David Weisberg v. Stripe, Inc., No. 3:2016cv00584 - Document 35 (N.D. Cal. 2016)

Court Description: ORDER GRANTING MOTION TO DISMISS by Judge Jon S. Tigar granting 21 Motion to Dismiss. (wsn, COURT STAFF) (Filed on 7/25/2016)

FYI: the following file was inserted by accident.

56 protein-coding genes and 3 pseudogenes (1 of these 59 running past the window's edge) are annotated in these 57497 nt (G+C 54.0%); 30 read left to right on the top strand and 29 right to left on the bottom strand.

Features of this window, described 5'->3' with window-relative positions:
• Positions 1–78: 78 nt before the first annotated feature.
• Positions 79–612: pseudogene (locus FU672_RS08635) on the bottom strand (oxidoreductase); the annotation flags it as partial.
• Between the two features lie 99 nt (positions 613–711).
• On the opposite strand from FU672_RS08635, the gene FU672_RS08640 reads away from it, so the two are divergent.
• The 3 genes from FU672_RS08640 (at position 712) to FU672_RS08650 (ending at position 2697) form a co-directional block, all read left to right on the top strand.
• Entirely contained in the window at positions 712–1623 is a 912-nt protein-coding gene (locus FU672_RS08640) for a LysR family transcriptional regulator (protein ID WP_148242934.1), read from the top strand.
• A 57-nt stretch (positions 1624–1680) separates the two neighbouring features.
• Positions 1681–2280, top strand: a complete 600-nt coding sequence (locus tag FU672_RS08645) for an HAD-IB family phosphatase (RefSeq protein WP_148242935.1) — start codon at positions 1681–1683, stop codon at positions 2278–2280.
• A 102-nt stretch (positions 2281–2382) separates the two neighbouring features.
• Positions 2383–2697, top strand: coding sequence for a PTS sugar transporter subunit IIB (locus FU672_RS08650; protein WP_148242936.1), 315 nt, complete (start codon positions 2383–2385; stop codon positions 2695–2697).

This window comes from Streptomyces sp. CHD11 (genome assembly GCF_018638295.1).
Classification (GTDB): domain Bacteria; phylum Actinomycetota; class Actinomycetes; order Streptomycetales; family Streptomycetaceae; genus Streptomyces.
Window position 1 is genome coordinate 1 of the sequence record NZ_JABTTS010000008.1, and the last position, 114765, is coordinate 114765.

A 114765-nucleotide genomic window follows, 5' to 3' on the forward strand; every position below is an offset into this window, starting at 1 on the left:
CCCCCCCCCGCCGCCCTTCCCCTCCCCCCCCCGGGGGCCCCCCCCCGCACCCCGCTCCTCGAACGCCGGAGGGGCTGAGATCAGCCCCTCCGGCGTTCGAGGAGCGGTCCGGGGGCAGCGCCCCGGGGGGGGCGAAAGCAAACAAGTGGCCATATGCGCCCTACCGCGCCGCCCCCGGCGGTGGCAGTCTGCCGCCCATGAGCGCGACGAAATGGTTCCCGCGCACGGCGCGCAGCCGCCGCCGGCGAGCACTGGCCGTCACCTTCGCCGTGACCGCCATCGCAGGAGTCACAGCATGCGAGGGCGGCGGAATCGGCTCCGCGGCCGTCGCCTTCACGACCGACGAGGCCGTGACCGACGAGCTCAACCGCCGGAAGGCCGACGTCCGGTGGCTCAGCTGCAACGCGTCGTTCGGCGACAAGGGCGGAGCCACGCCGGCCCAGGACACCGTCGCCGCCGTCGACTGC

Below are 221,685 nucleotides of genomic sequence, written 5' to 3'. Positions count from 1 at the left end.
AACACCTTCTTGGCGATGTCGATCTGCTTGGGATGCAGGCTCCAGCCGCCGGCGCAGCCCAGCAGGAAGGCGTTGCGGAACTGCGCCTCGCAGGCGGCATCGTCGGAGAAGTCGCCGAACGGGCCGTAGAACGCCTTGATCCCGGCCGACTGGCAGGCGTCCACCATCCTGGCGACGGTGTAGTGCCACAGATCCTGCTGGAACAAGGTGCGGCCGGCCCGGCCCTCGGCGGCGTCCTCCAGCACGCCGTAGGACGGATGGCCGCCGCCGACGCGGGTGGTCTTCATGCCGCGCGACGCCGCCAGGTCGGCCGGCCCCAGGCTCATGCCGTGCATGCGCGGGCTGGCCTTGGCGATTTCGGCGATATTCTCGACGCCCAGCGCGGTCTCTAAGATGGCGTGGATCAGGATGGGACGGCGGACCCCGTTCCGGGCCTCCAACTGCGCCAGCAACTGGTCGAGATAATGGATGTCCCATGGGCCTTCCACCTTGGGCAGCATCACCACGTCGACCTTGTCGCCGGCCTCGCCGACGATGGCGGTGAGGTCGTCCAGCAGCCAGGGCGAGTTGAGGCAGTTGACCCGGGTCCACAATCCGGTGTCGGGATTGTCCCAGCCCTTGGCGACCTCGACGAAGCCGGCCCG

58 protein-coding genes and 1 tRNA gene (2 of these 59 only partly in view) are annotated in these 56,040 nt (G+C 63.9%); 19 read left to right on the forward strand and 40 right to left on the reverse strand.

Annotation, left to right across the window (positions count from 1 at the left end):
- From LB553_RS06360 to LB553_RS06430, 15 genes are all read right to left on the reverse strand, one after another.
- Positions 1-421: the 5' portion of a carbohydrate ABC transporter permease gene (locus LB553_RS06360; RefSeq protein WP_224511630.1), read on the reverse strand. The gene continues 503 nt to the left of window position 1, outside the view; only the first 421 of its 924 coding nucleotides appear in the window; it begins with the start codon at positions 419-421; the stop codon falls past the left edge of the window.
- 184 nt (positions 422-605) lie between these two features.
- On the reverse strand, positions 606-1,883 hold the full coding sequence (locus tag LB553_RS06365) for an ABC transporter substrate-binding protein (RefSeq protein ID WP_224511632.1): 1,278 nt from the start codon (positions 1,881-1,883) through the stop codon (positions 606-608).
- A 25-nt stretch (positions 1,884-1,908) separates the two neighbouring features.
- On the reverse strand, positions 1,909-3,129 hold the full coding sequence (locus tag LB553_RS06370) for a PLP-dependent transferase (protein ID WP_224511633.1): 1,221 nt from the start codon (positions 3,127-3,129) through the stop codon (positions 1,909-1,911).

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David Weisberg v. Stripe, Inc. Doc. 35 1 2 3 4 UNITED STATES DISTRICT COURT 5 NORTHERN DISTRICT OF CALIFORNIA 6 7 DAVID WEISBERG, Case No. 16-cv-00584-JST Plaintiff, 8 v. ORDER GRANTING MOTION TO DISMISS 9 10 STRIPE, INC., Re: ECF No. 21 Defendant. United States District Court Northern District of California 11 Before the Court is Defendant Stripe, Inc.’s Motion to Dismiss Plaintiff's First Amended 12 13 Complaint pursuant to Federal Rule of Civil Procedure 12(b)(6). ECF No. 21. Plaintiff David 14 Weisberg opposes the motion. ECF No. 25. For the reasons set forth below, the Court will grant 15 the motion to dismiss. 16 I. 17 18 19 BACKGROUND In deciding this motion, the Court accepts as true the following allegations from Plaintiff's First Amended Complaint. See Navarro v. Block, 250 F.3d 729, 732 (9th Cir. 2001). Defendant Stripe, Inc. (“Stripe”) is a corporation that has its primary address in San 20 Francisco, California. ECF No. 16 (“Am. Compl.”) ¶ 5. Stripe provides payment processing 21 services for websites and mobile applications to consumers nationwide. Am. Compl. ¶ 5. Stripe's 22 payment volume is approximately $20 billion per year. Id. ¶ 17. 23 Plaintiff David Weisberg never contacted nor conducted any business with Stripe in any 24 fashion, nor visited Stripe's online websites, prior to October 29, 2015. Id. ¶ 13. On October 29, 25 2015 Plaintiff received a text message on his cellular phone reading: “Thanks for saving your 26 payment info! This number will be used to verify your identity at Registration and other sites 27 using Stripe Checkout.” Id. ¶ 10. Plaintiff responded to Stripe's text message with the reply: 28 “Who is this?” Id. ¶ 11. Stripe replied to Plaintiff's text message with the following message: Dockets.Justia.com 1 “Sorry, we cannot receive messages at this number. If you need help, please contact 2 support@stripe.com.” Id. ¶ 12. Stripe has a webpage entitled “Why did I receive a text message 3 from Stripe saying ‘thanks for saving your payment info’?” Id. ¶ 15. The webpage explains that 4 users are sent a text message after saving payment information and a phone number is entered 5 using the “Remember Me” feature during the Stripe Checkout process. Id. ¶ 15 n.1. Stripe also 6 has a webpage entitled “Checkout.” Id. ¶ 16 n.2. Stripe claims to send these text messages when 7 processing payments. Id. ¶ 16. On February 3, 2016, Plaintiff filed his complaint against Stripe, alleging violations of the 8 Telephone Consumer Protection Act (“TCPA”). He seeks to represent the following class: all 10 persons within the United States who received any unsolicited text messages and/or any other 11 United States District Court Northern District of California 9 unsolicited text messages from Stripe without prior express consent. Plaintiff seeks to exclude 12 Stripe and its employees or agents from the class. Id. ¶¶ 27-28. Stripe moves to dismiss the complaint pursuant to Federal Rule of Civil Procedure 13 14 12(b)(6). ECF Nos. 21, 26. Plaintiff opposes the motion to dismiss. ECF No. 25. 15 This Court has federal question jurisdiction over this action, which was brought under the 16 TCPA, 47 U.S.C. § 227, pursuant to 28 U.S.C. § 1331. See Mims v. Arrow Fin. Servs., LLC, 132 17 S. Ct. 740, 753 (2012). 18 II. MATERIAL INCORPORATED INTO PLAINTIFF'S COMPLAINT 19 Before addressing the merits of the motion, the Court must first address a separate dispute 20 regarding the scope of its inquiry. Generally, the Court's review of a motion to dismiss is limited 21 to the pleadings in a case. Here, Stripe has relied on information from two webpages discussed in 22 Plaintiff’s Amended Complaint, which Plaintiff argues are not properly before the Court on this 23 motion. Stripe argues that the Court may consider these materials because they are incorporated 24 into the complaint. Coto Settlement v. Eisenberg, 593 F.3d 1031, 1038 (9th Cir. 2010). The 25 doctrine of incorporation applies “in situations where the complaint necessarily relies upon a 26 document or the contents of the document are alleged in a complaint, the document's authenticity 27 is not in question and there are no disputed issues as to the document's relevance.” Id. However, 28 the mere mention of the existence of a document is insufficient to incorporate its contents into the 2 1 complaint. Id. 2 A. "Stripe Checkout" Webpage 3 The first webpage discussed by Defendant is a “Stripe Checkout” webpage that presents to 4 merchants the form and checkout process that Stripe offers for customers’ use. ECF No. 26 at 8- 5 10; ECF No. 21 at 12-15. Plaintiff argues that the Amended Complaint does not allege that 6 Plaintiff completed the Stripe Checkout process and that this process should not be considered by 7 the Court. ECF No. 25. at 11-12. Both Plaintiff’s pleading papers and his opposition to this motion, however, make clear 9 that he is necessarily relying on the content of the “Stripe Checkout” webpage in his argument. 10 Plaintiff’s Amended Complaint states that “Defendant claims to send these text messages when 11 United States District Court Northern District of California 8 processing payments” and cites to the “Stripe Checkout” page as support for this claim. Am. 12 Compl. ¶ 16. Plaintiff explains further in his opposition that this allegation plays a role in his 13 theory as to why he has plausibly pleaded the existence of an automatic telephone dialing system 14 (“ATDS”): “Plaintiff further pled that Defendant’s website indicated that they sent the identical 15 message to a large number of consumers thus indicating usage of an automated system.” ECF No. 16 25 at 15. Plaintiff therefore seeks to prevent Stripe from using the webpage to argue that he fails 17 to meet the plausibility standard, even though he relies on the very same webpage to argue that he 18 does meet that standard. Plaintiff’s position is unsustainable. 19 Plaintiff also characterizes Defendant's “Background on Stripe and the Stripe Checkout 20 Service” section ECF No. 21 at 12-15, as containing “unchecked and unverified documents and 21 assertions.” ECF No. 25 at 11. However, he provides no evidence for these assertions and raises 22 no reasonable suspicion that the content of the “Stripe Checkout” webpage is in any way 23 “inauthentic,” and he does not dispute its relevance. See Coto Settlement, 593 F.3d at 1038. To 24 the contrary, Plaintiff's reliance on this webpage in alleging the use of an ATDS suggests his own 25 belief in the legitimacy and relevance of the webpage’s content. Am. Compl. ¶¶ 16, 18. Thus, the 26 Court finds that the content of the "Stripe Checkout" webpage has been incorporated into 27 Plaintiff's complaint and may be considered. 28 3 B. 1 “Why did I receive a text message from Stripe saying ‘thanks for saving your payment info’?” Webpage 2 Defendant also argues that the “Why did I receive a text message from Stripe saying 3 4 ‘thanks for saving your payment info’?” webpage is incorporated into Plaintiff's Amended 5 Complaint and is expressly relied upon by Plaintiff. ECF No. 21 at 26. This webpage explains 6 that Stripe sends text messages in response to customers using the “Remember Me” feature when 7 entering their payment information. Id. Plaintiff relies upon the content of this website in alleging that “Defendant uses the exact 8 9 same language for all those that receive unwanted text messages, exactly like Plaintiff,” Id. ¶¶ 14, 15, and to establish the alleged inference that Defendant has used an automated system to send 11 United States District Court Northern District of California 10 such text messages. Id. ¶ 18. Much like the “Stripe Checkout” webpage, Plaintiff explains that he 12 relies on the content of this webpage to establish that Stripe sends a large number of identical text 13 messages and therefore to argue that he has plausibly alleged the use of an ATDS. ECF No. 25 at 14 15. Neither party alleges that this webpage is inauthentic, nor does either party dispute the 15 webpage's relevancy. See Coto Settlement, 593 F.3d at 1038. This Court therefore finds that the 16 content of the “Why did I receive a text message from Stripe saying 'thanks for saving your 17 payment info’?” webpage has been incorporated into Plaintiff's complaint and may be considered. 18 III. MOTION TO DISMISS 19 A. Legal Standard 20 Federal Rule of Civil Procedure 8(a)(2) requires that a complaint must contain "a short and 21 plain statement of the claim showing that the pleader is entitled to relief." While a complaint need 22 not contain detailed factual allegations, facts pleaded by a plaintiff must be "enough to raise a right 23 to relief above the speculative level." Bell Atl. Corp. v. Twombly, 550 U.S. 544, 555 (2007). To 24 survive a Rule 12(b)(6) motion to dismiss, a complaint must contain sufficient factual matter that, 25 when accepted as true, states a claim that is plausible on its face. Ashcroft v. Iqbal, 556 U.S. 662, 26 678 (2009). "A claim has facial plausibility when the plaintiff pleads factual content that allows 27 the court to draw the reasonable inference that the defendant is liable for the misconduct alleged." 28 Id. While the legal standard is not a probability requirement, "where a complaint pleads facts that 4 1 are merely consistent with a defendant's liability, it stops short of the line between possibility and 2 plausibility of entitlement to relief." Id. (internal quotation marks omitted). In determining 3 whether the Plaintiff has met this plausibility standard, the Court must accept all factual 4 allegations in the complaint as true and construe the pleadings in the light most favorable to the 5 Plaintiff. Knievel v. ESPN, 393 F.3d 1068, 1072 (9th Cir. 2005). 6 B. 7 Plaintiff alleges that “Defendant stores a database of numbers, used in conjunction with its 8 $20 billion in annual transactions that it processes, and automatically, without human intervention, 9 transmits form text messages to users whose numbers are warehoused in its system.” ECF No. 25 Discussion at 13; FAC at ¶¶ 9-22. He further argues that whether an ATDS was used should be addressed 11 United States District Court Northern District of California 10 through merits-based discovery and that an order granting a motion to dismiss would be improper 12 at this stage. ECF No. 25 at 14-18. Defendant offers two reasons that Plaintiff’s complaint should 13 be dismissed. ECF No. 21 at 19. First, Defendant argues that because Plaintiff has not pleaded 14 sufficient facts to raise the plausible inference that he received the text messages using an ATDS, 15 Plaintiff has failed to bring an actionable claim under the TCPA. Id. at 18-23; ECF No. 26 at 10- 16 14. Second, Defendant argues that Plaintiff has not plausibly pleaded that Stripe's text messages 17 were sent to Plaintiff without Plaintiff's express prior consent. ECF No. 21 at 23-27; ECF No. 26 18 at 14-17. As detailed below, the Court will grant the motion to dismiss because Plaintiff fails to 19 plead that the text messages came from an ATDS, and therefore does not address the issue of 20 consent. 21 Under the TCPA, it is unlawful "to make any call . . . using any automatic telephone 22 dialing system . . . to any telephone number assigned to a . . . cellular telephone service." 47 23 U.S.C. § 227(b)(1)(A)(iii). A "call" includes both voice calls and text messages, Saterfield v. 24 Simon & Schuster, Inc., 569 F.3d 946, 954 (9th Cir. 2012), and "automatic telephone dialing 25 system" is defined as "equipment which has the capacity - (A) to store or produce telephone 26 numbers to be called, using a random or sequential number generator; and (B) to dial such 27 numbers." 47 U.S.C § 227(a)(1). To state a viable claim for violation of the TCPA, it must be 28 shown that: “(1) the defendant called a cellular telephone number; (2) using an automatic 5 1 telephone dialing system; (3) without the recipient's prior express consent.” Meyer v. Portfolio 2 Recovery Assocs., LLC, 707 F.3d 1036, 1043 (9th Cir. 2012); 47 U.S.C § 227(b)(1). In 3 evaluating whether the equipment used by the defendant constitutes an ATDS, “the statute's clear 4 language mandates that the focus must be on whether the equipment has the capacity to ‘store or 5 produce telephone numbers to be called, using a random or sequential number generator.’” 6 Saterfield, 569 F.3d at 951 (emphasis in original). Thus, the equipment used by Defendant need 7 not actually store, produce or call randomly or sequentially generated telephone numbers; it need 8 only have the capacity to do so. Id. “Where . . . a ‘plaintiff's own allegations suggest direct targeting that is inconsistent with 10 the sort of random or sequential number generation required for an ATDS,’ courts conclude that 11 United States District Court Northern District of California 9 the allegations are insufficient to state a claim for relief under the TCPA.” Duguid v. Facebook, 12 Inc., No. 15-cv-00985-JST, 2016 WL 1169365, *5 (N.D. Cal. Mar. 24, 2016) (quoting Flores v. 13 Adir Int'l, LLC, No. 15-cv-00076-AB, 2015 WL 4340020, at *4 (C.D. Cal. July 15, 2015)). In 14 Duguid, the plaintiff alleged that Facebook repeatedly sent him text messages regarding his 15 Facebook account even though he had never provided Facebook his cellphone number or 16 authorized Facebook to send him text messages. Id. at *1. The plaintiff alleged that it could be 17 inferred that the text messages were received using an ATDS, but the court noted that plaintiff 18 attached to his complaint a Facebook webpage “explain[ing] that users must add their mobile 19 numbers to their accounts in order to receive login notifications by text message.” Id. at *5. 20 “These allegations suggest that Facebook's login notification text messages are targeted to specific 21 phone numbers and are triggered by attempts to log in to Facebook accounts associated with those 22 phone numbers” Id. Although the plaintiff argued that Facebook’s login notification system 23 could be “sloppy,” this contention “does not suggest that Facebook sends text messages en masse 24 to randomly or sequentially generated numbers.” Id. 25 Here, Plaintiff has offered allegations substantially similar to those rejected in Duguid. 26 Plaintiff alleges that Defendant sends text messages when processing payments, Am. Compl. ¶ 16, 27 18, and incorporates the “Stripe Checkout” webpage into his complaint, which explains the 28 process through which a customer enters and elects to save his phone number on a participating 6 1 website. Id. 16 n.2. Plaintiff then incorporates the “Why did I receive a text message from Stripe 2 saying 'thanks for saving your payment info’?” webpage, which explains that once a customer has 3 elected to save his phone number on a participating website, Stripe will send that number a text 4 message. Id. ¶ 14 n.1. Taken together, these allegations suggest that Stripe's text messages are 5 targeted to specific phone numbers in response to the voluntary release of a user's phone number 6 when completing the "Remember Me" option as described in Am. Compl. ¶ 16, n. 2. Concerning 7 the second text message sent by Defendant, Plaintiff alleges that Stripe's message notification was 8 sent in response to Plaintiff's own message to Defendant. Id. ¶ 11-12. This, too, suggests that 9 Stripe’s second text message to Plaintiff is a targeted response to those individuals who respond to 10 other text messages from Stripe. Plaintiff contends that these allegations support the inference that Stripe has used a United States District Court Northern District of California 11 12 predictive dialer, which he describes as system that is capable of dialing a list of numbers 13 contained in a database, and that the FCC has concluded that a predictive dialer constitutes an 14 ATDS. ECF No. 25 at 13-14. A similar argument was also made and rejected in Duguid: 15 But Duguid has not alleged that Facebook uses a predictive dialer, or equipment that functions like a predictive dialer. The Complaint plainly alleges that the text messages were sent using an ATDS that “has the capacity to store or produce telephone numbers to be called, using a random or sequential number generator.” Compl. ¶¶ 29-30. As discussed above, the Court concludes that this claim is not plausible, and it will therefore dismiss the TCPA claims for failure to adequately allege that the login notifications were sent using an ATDS. 16 17 18 19 Duguid, 2016 WL 1169365, at *6. Here, Plaintiff’s contention must be rejected for the same 20 reason. Plaintiff has not plausibly alleged that the text messages were sent randomly to him by an 21 ATDS. 22 Plaintiff also relies upon In Re Jiffy Lube Intern., Inc., Text Spam Litigation, 847 F. Supp. 23 2d 1253, 1260 (S.D. Cal. 2012) and Lee v. Stonebridge Life Ins. Co., 289 F.R.D. 292, 295 (N.D. 24 Cal. 2013) to assert that the question of whether an ATDS was used should be addressed through 25 discovery. ECF No. 25 at 14. Both of those cases are inapposite. In In Re Jiffy Lube, the court 26 rejected the defendant’s contention that a valid TCPA complaint must allege “(1) the text message 27 was sent by a specific SMS short code; and (2) the content of the message was impersonal.” 847 28 F. Supp. 2d at 1259. That is not the standard that Stripe advocates here. Lee addressed a motion 7 1 for class certification, and therefore the question in that case was not whether the plaintiff had 2 plausibly pleaded a claim, but rather whether the claims were amenable to class-wide adjudication. 3 289 F.R.D. at 295.1 Plaintiff further relies on the case of Harnish v. Frankly Co., in which the court held that 4 allegations claiming that text messages were sent "en masse," had "generic" and "impersonal" 6 content, and were sent using a “short code” that enabled mass transmission, were sufficient to 7 infer the use of an ATDS. ECF No. 25 at 16; Harnish v. Frankly Co., No. 5:14-CV-02321-EJD, 8 2015 WL 1064442, at *3 (N.D. Cal. Mar. 11, 2015). Here, by contrast, the facts alleged by 9 plaintiff do not support the same inference. Rather, the allegations suggest that Stripe's text 10 messages were sent to an individual user of its checkout service and in response to a direct 11 United States District Court Northern District of California 5 communication from Plaintiff. Am. Compl. ¶¶ 11-12, 14-18; see also McKenna v. WhisperText, 12 No. 14-cv-00424-PSG, 2015 WL 5264750, at *4 (N.D. Cal Sept. 9, 2015) (distinguishing Harnish 13 on the basis that “in Harnish the complaint did not allege any actions by the Frankly App's users, 14 and alleged only the actions taken by Frankly Co.'s automated processes.”). 15 Accordingly, Plaintiff has failed to plausibly plead that Stripe used an ATDS. Because the 16 Court dismisses the complaint on these grounds, it need not address Stripe's argument that Plaintiff 17 gave express consent to receive the text messages at question. Though Stripe argues that further 18 amendment would be futile, the Court concludes that leave to amend is appropriate. Leave to 19 amend should be freely given when justice so requires, Fed. R. Civ. P. 15(a)(2), and while 20 Plaintiff has previously amended his complaint once, this is the first Motion to Dismiss addressed 21 by the Court in this case. CONCLUSION 22 23 For the foregoing reasons, the Court hereby grant's Stripe's Motion to Dismiss Plaintiff's First 24 1 25 26 27 28 Plaintiff also cites to the out-of-circuit case of Johansen v. Vivant, Inc., No. 12 C 7159, 2012 WL 6590551, at *3 (N.D. Ill. Dec. 18, 2012) for the proposition that “it is unreasonable to require a plaintiff in a TCPA complaint, without the benefit of discovery, to elaborate on the specific technical details of a defendant's alleged ATDS, such as what type of machines were used to make a call or how those machines functioned.” He neglects to include the following sentence, which reads: “It is not unreasonable, however, to require a plaintiff to describe the phone messages he received in laymen's terms or provide the circumstances surrounding them to establish his belief that the messages were pre-recorded or delivered via the ATDS.” Id. (emphasis added). 8 1 Amended Complaint without prejudice. Plaintiff may file an amended complaint within thirty 2 (30) days of the date of this order. 3 4 IT IS SO ORDERED. Dated: July 25, 2016 5 6 7 ______________________________________ JON S. TIGAR United States District Judge 8 9 10 United States District Court Northern District of California 11 12 13 14 15 16 17 18 19 20 21 22 23 24 25 26 27 28 9